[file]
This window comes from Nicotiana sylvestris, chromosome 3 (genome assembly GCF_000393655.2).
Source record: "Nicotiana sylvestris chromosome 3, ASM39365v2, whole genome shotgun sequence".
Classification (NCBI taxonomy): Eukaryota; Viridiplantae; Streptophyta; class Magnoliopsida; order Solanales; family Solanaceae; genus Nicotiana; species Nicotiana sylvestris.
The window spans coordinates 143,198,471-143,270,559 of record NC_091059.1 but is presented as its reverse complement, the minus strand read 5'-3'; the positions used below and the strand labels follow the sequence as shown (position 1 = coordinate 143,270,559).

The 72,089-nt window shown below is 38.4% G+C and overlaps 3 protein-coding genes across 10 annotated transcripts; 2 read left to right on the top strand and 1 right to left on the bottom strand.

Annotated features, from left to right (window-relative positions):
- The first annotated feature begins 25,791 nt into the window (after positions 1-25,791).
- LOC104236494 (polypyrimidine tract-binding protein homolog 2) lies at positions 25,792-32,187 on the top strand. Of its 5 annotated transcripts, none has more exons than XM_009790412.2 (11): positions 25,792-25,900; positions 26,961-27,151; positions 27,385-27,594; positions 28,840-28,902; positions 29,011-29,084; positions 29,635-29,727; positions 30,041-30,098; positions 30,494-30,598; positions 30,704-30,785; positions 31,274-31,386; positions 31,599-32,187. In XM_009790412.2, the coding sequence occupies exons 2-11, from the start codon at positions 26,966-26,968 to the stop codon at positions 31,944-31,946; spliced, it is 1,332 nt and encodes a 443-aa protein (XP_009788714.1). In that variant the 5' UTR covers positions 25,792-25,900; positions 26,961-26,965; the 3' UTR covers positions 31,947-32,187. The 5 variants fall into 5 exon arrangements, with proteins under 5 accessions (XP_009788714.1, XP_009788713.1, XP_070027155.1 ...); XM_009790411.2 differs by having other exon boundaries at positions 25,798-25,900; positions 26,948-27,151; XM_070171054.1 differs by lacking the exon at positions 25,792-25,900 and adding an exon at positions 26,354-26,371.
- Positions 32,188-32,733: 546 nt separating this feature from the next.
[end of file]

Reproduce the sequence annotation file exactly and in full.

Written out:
This window comes from Nicotiana sylvestris, chromosome 3 (genome assembly GCF_000393655.2).
Source record: "Nicotiana sylvestris chromosome 3, ASM39365v2, whole genome shotgun sequence".
Classification (NCBI taxonomy): Eukaryota; Viridiplantae; Streptophyta; class Magnoliopsida; order Solanales; family Solanaceae; genus Nicotiana; species Nicotiana sylvestris.
The window spans coordinates 143,198,471-143,270,559 of record NC_091059.1 but is presented as its reverse complement, the minus strand read 5'-3'; the positions used below and the strand labels follow the sequence as shown (position 1 = coordinate 143,270,559).

The 72,089-nt window shown below is 38.4% G+C and overlaps 3 protein-coding genes across 10 annotated transcripts; 2 read left to right on the top strand and 1 right to left on the bottom strand.

Annotated features, from left to right (window-relative positions):
- The first annotated feature begins 25,791 nt into the window (after positions 1-25,791).
- LOC104236494 (polypyrimidine tract-binding protein homolog 2) lies at positions 25,792-32,187 on the top strand. Of its 5 annotated transcripts, none has more exons than XM_009790412.2 (11): positions 25,792-25,900; positions 26,961-27,151; positions 27,385-27,594; positions 28,840-28,902; positions 29,011-29,084; positions 29,635-29,727; positions 30,041-30,098; positions 30,494-30,598; positions 30,704-30,785; positions 31,274-31,386; positions 31,599-32,187. In XM_009790412.2, the coding sequence occupies exons 2-11, from the start codon at positions 26,966-26,968 to the stop codon at positions 31,944-31,946; spliced, it is 1,332 nt and encodes a 443-aa protein (XP_009788714.1). In that variant the 5' UTR covers positions 25,792-25,900; positions 26,961-26,965; the 3' UTR covers positions 31,947-32,187. The 5 variants fall into 5 exon arrangements, with proteins under 5 accessions (XP_009788714.1, XP_009788713.1, XP_070027155.1 ...); XM_009790411.2 differs by having other exon boundaries at positions 25,798-25,900; positions 26,948-27,151; XM_070171054.1 differs by lacking the exon at positions 25,792-25,900 and adding an exon at positions 26,354-26,371.
- Positions 32,188-32,733: 546 nt separating this feature from the next.